The use of stick figures in West of Loathing might, for some, be a little off-putting. It’s an odd visual style in a world seemingly obsessed with high polygon counts and 4K fidelity. However, the choice here, both fits the game perfectly and should also be welcomed for its use, as it allows the superb writing to shine through. While the visuals are very simple, they still impress with the use of expression and shadows, making the world of the Wild West come to life. At times, the bold black and white imagery leaps from the screen as our hero wanders dungeons holding aloft a lantern which paints the walls with drastic contrasts of light and dark. It’s rather wonderful to look at for its simplicity.
Away from the looks, the game delivers on every other aspect. The game takes place in the years of the Wild West and the protagonist, who you create and name, has decided to head out West. From the opening moments on the family homestead, you’re given the choice to play how you want. You might choose to be a hardnosed prospector who hates his small-town life, or you could be a young woman setting out to find her fortune, but will miss her family dearly. Because West of Loathing is an RPG in the traditional sense, you get to choose the rules of your life and how your character will react.
An example of this is a quest from a few hours into the game. I’d been tasked with helping the sheriff catch some bandits and began sneaking into their camp. The watchman who was posted to lookout had fallen asleep and I was given the option to tiptoe past him, wake him up and fight him, or kill him in his sleep. I went for the latter, which played out interestingly because not only did the game humorously triple check that I wanted to take the man’s life, but when I did, I was given a perk for being ruthless. Little decisions like this, which seemingly feel inserted for humour or for interest have actual consequences.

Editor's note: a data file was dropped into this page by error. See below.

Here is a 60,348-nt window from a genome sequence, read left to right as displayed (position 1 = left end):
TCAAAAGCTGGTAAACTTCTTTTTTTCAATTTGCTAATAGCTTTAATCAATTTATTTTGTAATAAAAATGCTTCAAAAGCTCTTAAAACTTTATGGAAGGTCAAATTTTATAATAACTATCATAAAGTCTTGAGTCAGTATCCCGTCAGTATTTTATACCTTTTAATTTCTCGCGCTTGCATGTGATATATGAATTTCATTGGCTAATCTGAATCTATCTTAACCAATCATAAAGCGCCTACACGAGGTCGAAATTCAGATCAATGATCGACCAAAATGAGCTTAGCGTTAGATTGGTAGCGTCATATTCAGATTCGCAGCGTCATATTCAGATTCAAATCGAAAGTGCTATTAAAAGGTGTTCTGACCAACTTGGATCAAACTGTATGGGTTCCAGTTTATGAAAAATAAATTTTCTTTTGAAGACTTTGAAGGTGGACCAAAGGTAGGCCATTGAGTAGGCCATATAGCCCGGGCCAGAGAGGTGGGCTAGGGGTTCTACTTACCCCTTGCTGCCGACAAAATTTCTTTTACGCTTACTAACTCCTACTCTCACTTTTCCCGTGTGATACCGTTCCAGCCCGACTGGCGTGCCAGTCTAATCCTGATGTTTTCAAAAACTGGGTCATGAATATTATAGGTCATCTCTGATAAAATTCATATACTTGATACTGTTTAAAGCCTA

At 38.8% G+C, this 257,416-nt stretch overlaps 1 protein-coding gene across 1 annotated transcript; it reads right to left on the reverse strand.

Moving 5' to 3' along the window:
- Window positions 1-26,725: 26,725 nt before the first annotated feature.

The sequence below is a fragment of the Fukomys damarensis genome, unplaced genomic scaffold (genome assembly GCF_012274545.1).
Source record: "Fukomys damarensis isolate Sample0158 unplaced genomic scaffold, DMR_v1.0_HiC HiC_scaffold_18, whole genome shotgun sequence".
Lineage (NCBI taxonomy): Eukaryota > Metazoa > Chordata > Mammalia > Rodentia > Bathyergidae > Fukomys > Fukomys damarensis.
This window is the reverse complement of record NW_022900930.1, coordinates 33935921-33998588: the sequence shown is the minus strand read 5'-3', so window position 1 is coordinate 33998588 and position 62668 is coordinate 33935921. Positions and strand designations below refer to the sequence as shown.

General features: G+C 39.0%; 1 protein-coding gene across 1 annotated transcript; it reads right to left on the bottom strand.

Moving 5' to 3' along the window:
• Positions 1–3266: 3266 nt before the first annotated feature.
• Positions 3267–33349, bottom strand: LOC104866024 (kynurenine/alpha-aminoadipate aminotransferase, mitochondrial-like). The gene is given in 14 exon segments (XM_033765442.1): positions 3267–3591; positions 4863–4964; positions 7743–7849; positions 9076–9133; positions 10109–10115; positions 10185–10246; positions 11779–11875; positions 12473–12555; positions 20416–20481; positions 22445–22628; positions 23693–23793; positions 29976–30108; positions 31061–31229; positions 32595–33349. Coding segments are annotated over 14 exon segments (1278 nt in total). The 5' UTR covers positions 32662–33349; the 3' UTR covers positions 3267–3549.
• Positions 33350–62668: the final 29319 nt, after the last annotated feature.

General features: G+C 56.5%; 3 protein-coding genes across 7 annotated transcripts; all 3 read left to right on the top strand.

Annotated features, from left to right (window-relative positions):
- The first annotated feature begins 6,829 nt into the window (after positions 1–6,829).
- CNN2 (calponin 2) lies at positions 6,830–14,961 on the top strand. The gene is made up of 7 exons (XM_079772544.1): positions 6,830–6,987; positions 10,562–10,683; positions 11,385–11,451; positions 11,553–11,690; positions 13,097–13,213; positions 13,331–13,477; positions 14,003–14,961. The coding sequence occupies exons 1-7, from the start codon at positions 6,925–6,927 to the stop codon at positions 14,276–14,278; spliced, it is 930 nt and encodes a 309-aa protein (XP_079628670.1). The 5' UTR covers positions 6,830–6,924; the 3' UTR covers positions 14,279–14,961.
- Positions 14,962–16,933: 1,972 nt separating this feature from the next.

The developers seem to have thought of everything. Walking into cactuses repeatedly ends up giving you a perk of being covered in scabs, which boosts your armour stat. Combing your hair in the mirror adds moxie and reading books levels up fighting moves or skills. In fact, another interesting decision sees the narrator (the AI) auto level up your stats, but you can choose to do it yourself. This opens the game to those who might feel a little daunted by an RPG, with all those items and numbers.
Thankfully West of Loathing does its best to remain as simple as its look. The battles are turn-based and the left stick browses menus for items and attacks, while the right stick targets opponents. There are three character classes which reference traditional RPG tropes and all are easy to use in a scrap – the menu offers everything from attacking and shooting to first aid and special bullets which add debuffs to enemies. Along the way you’ll partner up and expand your party, which adds even more options. There are times when the fights seem overly easy, but I’m sure that depends on how thorough you are with side quests.
Quests will do what they always do and provide new items, weapons and experience. So much of your cowboy/cowgirl can be modified for stats. Certain hats will adjust armour or spellcasting, holding a charm in your off-hand can increase attack or moxie. Everything from clothes to body organs can be tweaked through use of certain items, but this can be scaled back for a more streamlined experience.
Where West of Loathing really stands out, is in the writing. The team have gone to great lengths to provide bags of humour throughout. It might be in descriptors of items or lines of dialogue, it can also be from the narrator who constantly checks if you’re sure you want to search through a spittoon on the hunt for trinkets. The set pieces are always slapstick and reminiscent of Buster Keaton and Chaplin in their execution, even when you’re tasked with a devious puzzle, the jokes are never far away. To accent these, the plot will occasionally tug at your heartstrings, which the best comedy always does. Although the plot revolves around the idea of mad cows rampaging across the West, it doesn’t stop death from being affecting.
While some of the quests can feel a little repetitive after a while – fetch quests can only entertain for so long – they’re usually accompanied by witty lines or puzzles based on environment. Playing through the game will trigger so many highlights; fixing a player piano, discussing the war with a crazy old man, protecting nuns from demons and seeking out the jail door for a useless sheriff. West of Loathing is a game you pick up for ten minutes and put down four hours later because you were lost in finding the right item or avenging the deaths of a family. Aside from a few tiny flaws here and these, this is a must own game for everyone and one that begs to be played over and again.
Version Tested: Nintendo Switch
Review copy provided by Asymmetric